Portuguese Sheepdogs are believed to be a relatively new breed, and their origins are unknown. The breed developed in Portugal, most likely in the central and southern regions, and has been discovered in the hilly region of the Serra de Aires since the early 20th century, despite the fact that there are many competing ideas. Other herding breeds from this area, such as the Pyrenean Shepherd and Catalan Sheepdog, have also been known to call it home. Although there is no concrete evidence to support this claim, it has been suggested that the Portuguese Sheepdog descended from a hybrid between these species.
The most widely acknowledged theory is that Manuel Inacio de Castro Guimaraes, the first Conde de Castro Guimaraes, acquired a number of Briards from France no earlier than 1909 to herd his flock of sheep. Despite being a highly esteemed herding breed at the time and becoming well-known throughout Europe for effectively assisting France in World War I, Briards were not well-suited to the climate and terrain of Portugal. The Conde’s answer was to breed his Briards with regional herding breeds, perhaps the Catalan Sheepdog and Pyrenean Shepherd mentioned before.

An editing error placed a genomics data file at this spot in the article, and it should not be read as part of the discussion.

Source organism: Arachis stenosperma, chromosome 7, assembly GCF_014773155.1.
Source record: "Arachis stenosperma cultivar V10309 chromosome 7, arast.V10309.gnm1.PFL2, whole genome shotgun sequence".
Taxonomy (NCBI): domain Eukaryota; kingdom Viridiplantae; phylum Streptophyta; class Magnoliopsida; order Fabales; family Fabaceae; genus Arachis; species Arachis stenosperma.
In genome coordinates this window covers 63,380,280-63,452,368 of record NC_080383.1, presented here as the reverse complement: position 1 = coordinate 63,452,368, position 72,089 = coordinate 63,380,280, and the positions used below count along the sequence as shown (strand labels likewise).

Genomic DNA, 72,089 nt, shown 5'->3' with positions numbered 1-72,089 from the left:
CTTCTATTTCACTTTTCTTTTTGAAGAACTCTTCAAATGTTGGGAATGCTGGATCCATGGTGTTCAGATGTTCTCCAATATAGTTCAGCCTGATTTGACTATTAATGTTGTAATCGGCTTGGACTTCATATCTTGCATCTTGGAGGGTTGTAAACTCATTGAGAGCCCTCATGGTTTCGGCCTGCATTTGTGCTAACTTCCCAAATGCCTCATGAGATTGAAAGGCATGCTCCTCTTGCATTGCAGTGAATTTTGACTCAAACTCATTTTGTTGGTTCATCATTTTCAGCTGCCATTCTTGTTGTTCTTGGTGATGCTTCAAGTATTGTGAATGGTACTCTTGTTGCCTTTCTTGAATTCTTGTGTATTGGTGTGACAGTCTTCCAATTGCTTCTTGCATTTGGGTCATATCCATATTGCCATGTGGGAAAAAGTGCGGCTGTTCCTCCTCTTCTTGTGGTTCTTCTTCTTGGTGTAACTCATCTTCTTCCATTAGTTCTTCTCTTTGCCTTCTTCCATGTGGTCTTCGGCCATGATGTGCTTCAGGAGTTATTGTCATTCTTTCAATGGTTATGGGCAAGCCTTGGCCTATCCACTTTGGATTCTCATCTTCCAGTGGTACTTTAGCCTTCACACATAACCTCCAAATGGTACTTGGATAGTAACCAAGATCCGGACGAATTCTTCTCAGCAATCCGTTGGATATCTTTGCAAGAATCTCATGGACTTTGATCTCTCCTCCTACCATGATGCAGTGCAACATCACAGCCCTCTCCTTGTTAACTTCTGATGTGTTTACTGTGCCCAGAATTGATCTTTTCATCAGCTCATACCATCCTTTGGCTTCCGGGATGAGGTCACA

This notion is supported only by circumstantial evidence, however, given the characteristics and appearance of the Portuguese Sheepdog, it is quite likely to be accurate. By the end of the 1920s, both in its natural mountainous environment and the neighboring region of Alentejo, this new sheepherding breed had gained considerable notoriety. The Portuguese Sheepdog was spared from the severe population reductions that were common in other European breeds during the period due to Portugal’s minimal engagement in WWI and complete absence from WWII. The breed received full approval from the Portuguese Kennel Club in 1932 thanks to a standard that was created by doctors Antonio Cabral and Felipe Morgado Romeiros. By the 1970s, however, the breed had become extremely rare and was believed to be close to extinction due to contemporary technologies, the urbanization of its native territories, and a lack of international recognition.
A group of breeders and owners joined forces to revive the breed starting in the late 1970s. The Portuguese Sheepdog was developed to be more of a companion dog thanks to the encouragement of a new generation of fanciers in the 1980s, and middle-class Portuguese suburbanites were the ones to discover it.
In 1996, the breed was lastly given official recognition by the FCI as a member of the Herding Group. With just a very small number of dogs still herding in the breed’s native mountain region, the breed is still uncommon outside of Portugal and is virtually exclusively seen as a companion.